All of us could use more romance at work – if we see “romance” as a celebration of emotion, authenticity, imagination, purpose, and gratitude. A deeper focus on this HR-approved view of romance can help employees develop more trust in their leadership, organization, and each other, which contributes to a culture of connection and an alignment of personal and organizational values.
In other words, viewing the world of work through a romantic lens helps people settle into a comfortable, collaborative place where they feel valued, respected – and, yes, loved.
Trust negates toxicity.
According to David Horsager’s 2019 Trust Outlook, 85% of people believe a high-trust work environment helps them perform at their best. A toxic culture – the opposite of a high-trust workplace – negatively affects organizations by creating suspicion, drama, possessiveness, micromanagement, unproductivity, and high turnover.
I once left an organization at which I had no further space to grow, experienced pay inequity, and couldn’t trust my manager to give me a fair review, only to find out via LinkedIn that the rest of the team also turned over within the following six months. I believe there are stories like this across every industry, that organizations suffer because of it – and that it’s almost always preventable.
Robert Levering, co-founder of Great Place to Work®, has said, "A great place to work is one in which you trust the people you work for, have pride in what you do, and enjoy the people you work with.” We’ve found that creating human moments that matter using peer-to-peer employee recognition and continuous performance management are some key elements to leverage when trying to develop such a workplace.
The Workhuman 2019 international employee survey report, “The Future of Work is Human,” found that trust is a form of relational currency that can be leveraged especially during times of change and uncertainty. Workers recognized in the last month at companies that have experienced a merger or acquisition in the last year are nearly 2x as likely to trust their company’s leadership team, compared to those who have never been recognized for their work (82% vs. 46%).
The data also suggests a strong relationship between more frequent communication and higher levels of trust, respect, and engagement. Employees who check in with their manager at least weekly as opposed to never are:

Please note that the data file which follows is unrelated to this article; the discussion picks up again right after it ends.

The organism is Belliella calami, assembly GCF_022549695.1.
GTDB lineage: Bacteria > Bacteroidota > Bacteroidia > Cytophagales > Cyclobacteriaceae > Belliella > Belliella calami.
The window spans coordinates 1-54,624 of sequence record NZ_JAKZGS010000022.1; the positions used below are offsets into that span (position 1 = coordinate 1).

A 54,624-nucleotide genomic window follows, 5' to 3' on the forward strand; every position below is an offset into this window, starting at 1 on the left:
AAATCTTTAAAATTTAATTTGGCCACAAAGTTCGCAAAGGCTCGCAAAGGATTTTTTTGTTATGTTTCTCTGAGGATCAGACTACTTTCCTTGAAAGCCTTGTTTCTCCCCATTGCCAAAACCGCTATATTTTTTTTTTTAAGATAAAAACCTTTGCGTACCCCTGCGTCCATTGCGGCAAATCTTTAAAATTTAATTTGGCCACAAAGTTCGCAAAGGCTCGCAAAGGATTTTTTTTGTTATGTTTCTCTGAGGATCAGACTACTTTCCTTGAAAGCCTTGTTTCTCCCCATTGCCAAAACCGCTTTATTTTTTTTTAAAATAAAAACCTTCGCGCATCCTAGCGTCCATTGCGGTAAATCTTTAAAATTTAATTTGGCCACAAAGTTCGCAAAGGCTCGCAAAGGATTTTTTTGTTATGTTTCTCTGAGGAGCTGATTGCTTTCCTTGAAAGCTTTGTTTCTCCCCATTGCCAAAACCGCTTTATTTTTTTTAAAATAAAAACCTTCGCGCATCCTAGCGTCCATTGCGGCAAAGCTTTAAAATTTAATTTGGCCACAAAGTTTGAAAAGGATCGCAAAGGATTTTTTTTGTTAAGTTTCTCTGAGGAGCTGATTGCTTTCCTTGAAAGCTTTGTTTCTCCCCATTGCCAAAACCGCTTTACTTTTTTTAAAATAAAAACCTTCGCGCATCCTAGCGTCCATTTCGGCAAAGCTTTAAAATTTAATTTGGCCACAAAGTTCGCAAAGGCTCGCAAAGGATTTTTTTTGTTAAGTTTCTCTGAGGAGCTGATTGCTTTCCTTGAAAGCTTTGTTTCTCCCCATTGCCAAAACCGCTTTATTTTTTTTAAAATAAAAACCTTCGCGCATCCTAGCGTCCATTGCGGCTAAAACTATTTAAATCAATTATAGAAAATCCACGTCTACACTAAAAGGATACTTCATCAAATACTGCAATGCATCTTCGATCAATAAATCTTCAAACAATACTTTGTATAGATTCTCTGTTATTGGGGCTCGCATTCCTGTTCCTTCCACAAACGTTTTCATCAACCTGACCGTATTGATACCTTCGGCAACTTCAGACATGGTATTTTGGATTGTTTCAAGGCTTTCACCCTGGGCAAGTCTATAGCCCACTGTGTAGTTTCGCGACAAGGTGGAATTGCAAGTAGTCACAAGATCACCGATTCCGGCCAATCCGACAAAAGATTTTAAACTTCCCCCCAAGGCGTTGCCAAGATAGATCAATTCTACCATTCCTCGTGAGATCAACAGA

- More than 2x as likely to trust their manager
- Nearly 2x as likely to respect their manager
- 5x less likely to be disengaged
- Nearly 2x as likely to believe they can grow in the organization
My previous organization could have retained me, and likely more of my teammates as well, by giving its people leaders the knowledge, tools, and permission to show they cared about and respected us as humans.
Purpose contributes to people loving their jobs.
This Valentine’s Day – and every day thereafter – consider appealing to your employees’ connection to their work and the company’s mission. One of the best indicators of whether employees have decided to make an emotional investment in your organization is how they answer this question: “Would you recommend working at your organization to a friend or colleague?”
“The Future of Work is Human” found that workers are more than 2x as likely to recommend a friend when the work at their organization has meaning and purpose, and nearly 3x as likely to recommend a friend when their personal values align with their company’s mission. This alignment is also associated with more employees bringing HR-approved romance to work – those who feel connected through meaning and purpose are more than 4x as likely to love their jobs.
It’s up to HR and the leadership team to model and create the right culture. Giving recognition and approaching regular check-ins with authenticity, honesty, and transparency allows employees to do the same. When they feel appreciated and respected, the warmth helps love blossom – and helps the organization reap rewards of trust, belonging, community, and retention.
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